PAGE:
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Nepali forces fire on protesters

Nepali guards opened fire on tens of thousands of protesters marching toward the king's palace on Saturday, as opposition leaders rejected the king’s proposal for restoring democracy.
Nepalese pro-democracy protestors lie in
Nepalese pro-democracy protestors lie injured on a street after being beaten by government security forces near King Gyanendra's Palace in Kathmandu on Saturday. Brian Sokol / AFP - Getty Images
/ Source: The Associated Press

Nepali security forces opened fire on a march by tens of thousands of demonstrators heading toward the royal palace Saturday to protest King Gyanendra’s rule. More than 200 were injured in the melee.

The demonstrators defied a curfew as an alliance of seven opposition parties rejected the king’s offer to let them nominate a prime minister and form a government. Security forces responded by firing rubber and live bullets and beating protesters with bamboo batons.

The Nepalese Red Cross Society said 243 people were injured and 39 of them were hospitalized. Many were hurt in stampedes as they tried to flee. The clash occurred about 3 miles from the royal palace in the heart of this Himalayan nation.

“Security forces opened fire on the crowd without warning, wounding many of us,” said Ganesh Shrestha, who was shot in the arm.

On Sunday, authorities imposed a daytime curfew for the fourth straight day to try to prevent more demonstrations.

Nepal’s crisis has escalated since a general strike called by the parties and communist rebels began two weeks ago. Protesters have filled the streets daily, leaving the country paralyzed, stores emptied of goods and the situation dangerously volatile. Security forces firing at protesters have killed at least 14, and wounded many more.

King’s offer rejected
Opposition leaders said the king’s offer to resolve a crisis that began after he seized power in February 2005 fell short of a key opposition demand; the return of parliament and creation of a special assembly to write a constitution.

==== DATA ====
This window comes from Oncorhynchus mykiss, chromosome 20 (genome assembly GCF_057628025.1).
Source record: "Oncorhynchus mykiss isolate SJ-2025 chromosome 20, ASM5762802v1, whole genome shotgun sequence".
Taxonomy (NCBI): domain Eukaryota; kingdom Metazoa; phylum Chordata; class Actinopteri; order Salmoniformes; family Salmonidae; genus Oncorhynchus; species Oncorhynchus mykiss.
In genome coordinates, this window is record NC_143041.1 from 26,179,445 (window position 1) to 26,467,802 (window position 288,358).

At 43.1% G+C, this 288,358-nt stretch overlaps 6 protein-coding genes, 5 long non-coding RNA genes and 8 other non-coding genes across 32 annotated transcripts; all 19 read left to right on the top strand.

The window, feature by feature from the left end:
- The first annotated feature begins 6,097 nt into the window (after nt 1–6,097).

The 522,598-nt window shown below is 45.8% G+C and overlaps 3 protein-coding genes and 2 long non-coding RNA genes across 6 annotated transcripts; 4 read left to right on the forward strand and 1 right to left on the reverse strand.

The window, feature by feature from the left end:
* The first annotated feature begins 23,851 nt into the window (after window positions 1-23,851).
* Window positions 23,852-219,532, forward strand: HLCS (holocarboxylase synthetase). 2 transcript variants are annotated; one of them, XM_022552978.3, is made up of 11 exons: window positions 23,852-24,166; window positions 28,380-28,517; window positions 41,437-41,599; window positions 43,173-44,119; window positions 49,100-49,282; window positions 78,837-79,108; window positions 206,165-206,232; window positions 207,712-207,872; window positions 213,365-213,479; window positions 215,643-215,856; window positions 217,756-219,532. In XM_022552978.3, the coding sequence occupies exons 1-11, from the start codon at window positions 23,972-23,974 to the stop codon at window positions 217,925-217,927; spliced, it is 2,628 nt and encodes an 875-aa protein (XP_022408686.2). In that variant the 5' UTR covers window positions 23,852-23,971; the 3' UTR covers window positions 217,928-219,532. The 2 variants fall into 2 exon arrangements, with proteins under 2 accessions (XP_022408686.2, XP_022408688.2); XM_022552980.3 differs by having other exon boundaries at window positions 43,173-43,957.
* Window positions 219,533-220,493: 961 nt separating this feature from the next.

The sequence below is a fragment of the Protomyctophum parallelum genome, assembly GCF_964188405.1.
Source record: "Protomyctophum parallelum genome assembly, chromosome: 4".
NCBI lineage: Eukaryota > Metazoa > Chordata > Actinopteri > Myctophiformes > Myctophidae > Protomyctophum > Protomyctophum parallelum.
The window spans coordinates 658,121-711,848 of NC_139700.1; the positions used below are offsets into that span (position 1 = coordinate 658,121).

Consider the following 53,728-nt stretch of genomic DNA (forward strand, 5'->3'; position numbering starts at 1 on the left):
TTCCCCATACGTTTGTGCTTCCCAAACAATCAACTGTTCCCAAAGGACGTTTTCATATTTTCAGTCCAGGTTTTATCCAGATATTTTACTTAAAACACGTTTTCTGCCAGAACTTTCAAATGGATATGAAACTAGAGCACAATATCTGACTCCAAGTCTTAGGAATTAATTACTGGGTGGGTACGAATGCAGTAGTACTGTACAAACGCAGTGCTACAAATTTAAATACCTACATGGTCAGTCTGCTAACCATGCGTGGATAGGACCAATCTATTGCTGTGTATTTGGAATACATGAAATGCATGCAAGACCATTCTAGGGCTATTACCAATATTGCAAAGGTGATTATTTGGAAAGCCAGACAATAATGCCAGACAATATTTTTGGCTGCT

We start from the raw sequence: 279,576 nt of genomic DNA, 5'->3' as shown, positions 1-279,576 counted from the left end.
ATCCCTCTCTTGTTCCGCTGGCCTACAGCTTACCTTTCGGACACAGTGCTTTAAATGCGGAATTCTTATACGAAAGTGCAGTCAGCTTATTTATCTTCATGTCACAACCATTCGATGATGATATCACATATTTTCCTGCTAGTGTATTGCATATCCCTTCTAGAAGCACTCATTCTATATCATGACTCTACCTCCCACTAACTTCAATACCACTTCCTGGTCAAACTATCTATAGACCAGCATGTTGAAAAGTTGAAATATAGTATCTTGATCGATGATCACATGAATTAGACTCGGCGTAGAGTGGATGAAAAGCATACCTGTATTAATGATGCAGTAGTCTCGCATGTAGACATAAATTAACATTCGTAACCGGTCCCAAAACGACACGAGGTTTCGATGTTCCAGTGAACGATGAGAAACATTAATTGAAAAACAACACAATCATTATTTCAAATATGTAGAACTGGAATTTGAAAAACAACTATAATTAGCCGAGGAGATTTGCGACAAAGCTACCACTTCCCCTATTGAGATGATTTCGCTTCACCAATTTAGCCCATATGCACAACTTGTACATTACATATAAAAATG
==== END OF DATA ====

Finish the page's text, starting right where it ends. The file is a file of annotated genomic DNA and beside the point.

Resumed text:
Protests died down quickly in the afternoon when it started to rain and hail. By early evening, most demonstrators had retreated to narrow alleys or gone home.

Authorities later cut mobile phone services in Katmandu, a telecommunications official said, speaking on condition of anonymity because of the sensitivity of the situation. Protest organizers have repeatedly used mobile phones and text messages to rally demonstrators during more than two weeks of protests.

About 50,000 people also protested in the resort town of Pokhara, 125 miles west of Katmandu, urging the opposition parties not to give in to the king’s offer. The opposition leaders met with European diplomats, who urged them to consider the king’s offer.

The king addressed the nation Friday as tens of thousands flooded Katmandu’s streets for the second straight day. Gyanendra insisted he was acting on behalf of the nation his family has ruled since the 18th century.

“Executive power ... shall, from this day, be returned to the people,” he said in the announcement broadcast on state television and radio.

Political prisoners released
On Saturday, the government freed two senior Communist Party leaders arrested the day before, and police drove them to the party office in time for a meeting.

The leaders, Jhala Nath Khanal and Bamdev Gautam, have been important conduits in negotiations between the seven opposition parties and Maoist insurgents. The parties and insurgents have formed an alliance to protest the king’s seizure of power last year.

In a country where kings until recently have been revered as godlike, Gyanendra is deeply unpopular. Isolated in a collection of palaces, he has lost control of many rural areas to the Maoist rebellion, which has left nearly 13,000 people dead in its quest to create a communist Nepal.

Observers fear the country could descend into chaos, creating a power vacuum into which the Maoists could step.

In addition, many demonstrators are increasingly demanding that Gyanendra give up all his power — something the king is clearly loathe to do.

Most opposition leaders want a constitution that would make the king a ceremonial figure or eliminate the monarchy entirely. But under his plan the king would retain an undefined political role in a constitutional monarchy and apparently keep control of the military.